I hope that my fears about Alchemy are unfounded. If it is committed to the west midlands and can bring the firepower to bear not just to save Longbridge, but to ensure that the commitment of the work force to the plant continues and that the potential of the plant is realised, no one will be happier than me. For that to happen, it will need a critical mass behind it. It has to explain how it will put that critical mass together.

There is a longer-term issue that goes well beyond Longbridge and the Rover Group. Throughout Europe and, indeed, elsewhere, there is over-capacity in the motor industry. We have known about that for some time. The consequences are beginning to be felt. We need a long-term strategy for the motor industry. We know of the devastation that was inflicted on coalfield communities as a result of the acts of industrial vandalism by the previous Government. There have been integrated strategies to regenerate those areas. We need similar–in fact, greater–creativity in our industrial areas.

We need to look 10 and 20 years hence, think about where the motor industry and manufacturing will be, and get ahead of the game in working with components’ suppliers and manufacturers, so that we can decide the strategies necessary to make the best use of our great powers of innovation and great industrial base and to meet the challenges of the future.

Some examples are available, such as the British motor sport industry. Although that is a hobby-horse of mine, it is a relevant example. Everyone knows about motor sport, but not many people know about the multi-million pound motor sport industry. The industry is essentially composed of quite small firms, but they are clustered, bringing together communities of knowledge that, although highly competitive, are highly co-operative. The arrangement has been a success story not only for the industry, but for Britain.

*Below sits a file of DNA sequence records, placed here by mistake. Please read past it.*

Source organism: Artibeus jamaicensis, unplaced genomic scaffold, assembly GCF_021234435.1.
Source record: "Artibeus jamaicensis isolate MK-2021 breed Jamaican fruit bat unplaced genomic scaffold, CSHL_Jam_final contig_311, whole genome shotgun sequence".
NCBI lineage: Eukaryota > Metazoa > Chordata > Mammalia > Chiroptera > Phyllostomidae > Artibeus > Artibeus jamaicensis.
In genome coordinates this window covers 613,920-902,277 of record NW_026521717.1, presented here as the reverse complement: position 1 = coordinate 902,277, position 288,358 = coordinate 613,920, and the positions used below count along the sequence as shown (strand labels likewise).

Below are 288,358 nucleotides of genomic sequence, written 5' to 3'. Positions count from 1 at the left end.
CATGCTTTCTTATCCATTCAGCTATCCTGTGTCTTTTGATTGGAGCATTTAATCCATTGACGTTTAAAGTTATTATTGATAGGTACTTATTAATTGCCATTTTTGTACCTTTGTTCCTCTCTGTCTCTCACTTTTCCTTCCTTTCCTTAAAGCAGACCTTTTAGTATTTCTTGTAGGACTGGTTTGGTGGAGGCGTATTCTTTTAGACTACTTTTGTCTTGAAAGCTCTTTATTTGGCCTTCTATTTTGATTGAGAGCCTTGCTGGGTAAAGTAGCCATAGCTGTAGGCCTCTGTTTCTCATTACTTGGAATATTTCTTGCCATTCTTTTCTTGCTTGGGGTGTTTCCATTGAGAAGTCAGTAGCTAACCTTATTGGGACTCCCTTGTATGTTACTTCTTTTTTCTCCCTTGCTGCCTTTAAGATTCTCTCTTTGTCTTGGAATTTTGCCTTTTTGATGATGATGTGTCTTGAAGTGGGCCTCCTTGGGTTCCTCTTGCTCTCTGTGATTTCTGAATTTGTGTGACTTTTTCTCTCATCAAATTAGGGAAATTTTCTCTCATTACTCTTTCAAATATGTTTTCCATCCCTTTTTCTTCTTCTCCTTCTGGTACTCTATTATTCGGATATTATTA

I do not claim that the lessons of the motor sport industry can simply be picked up and dropped into mainstream motor manufacturing–they cannot–but some lessons can be learned from it. I hope–I am sure

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that it will happen–that my right hon. Friends and other Ministers will get together with partners in the regions, such as the regional development agencies and local authorities, to implement a strategy to ensure not only that Longbridge survives next year and the year after, but that British motor manufacturing lasts well into this century and beyond. It has the potential to do so.
Although it is no excuse for BMW to blame the exchange rate for its decision today–the responsibility for the decision is with BMW, and BMW alone–the exchange rate is an issue for manufacturing industry. I do not dispute the Bank of England’s right to set interest rates. As far as I know, under their current policy, even Conservative Members do not dispute the Bank of England’s right to set interest rates–[Interruption.] They have done another U-turn. I cannot keep up with their policy shifts.

The Bank has a responsibility to consider the long-term health and stability of the British economy, but a healthy manufacturing base is both a short-term issue and a long-term issue. Although the Bank has the right to set interest rates, it perhaps needs to examine more closely its responsibility for ensuring the long-term health of manufacturing industry.

The lessons of the past 24 hours will be remembered in the west midlands for a long time to come. Now, however, is the time for us not only to lay the responsibility at BMW’s door, but to move on–to work with Alchemy to ensure that it can deliver what it says it can deliver, and to ensure that we develop and implement the strategies that can revive our industrial areas and allow British motor manufacturing to achieve its potential.



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Richard Burden

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I was Labour Member of Parliament for Birmingham Northfield between 1992 and 2019 and a former Shadow Transport Minister. I now chair Healthwatch in Birmingham and Solihull, and the West Midlands Board of Remembering Srebrenica. I also work as a public affairs consultant. I am an effective community advocate and stakeholder alliance builder with a passion for human rights. I am a trustee of the Balfour Project charity and of Citizens Advice Birmingham, and a former Chair of Medical Aid for Palestinians.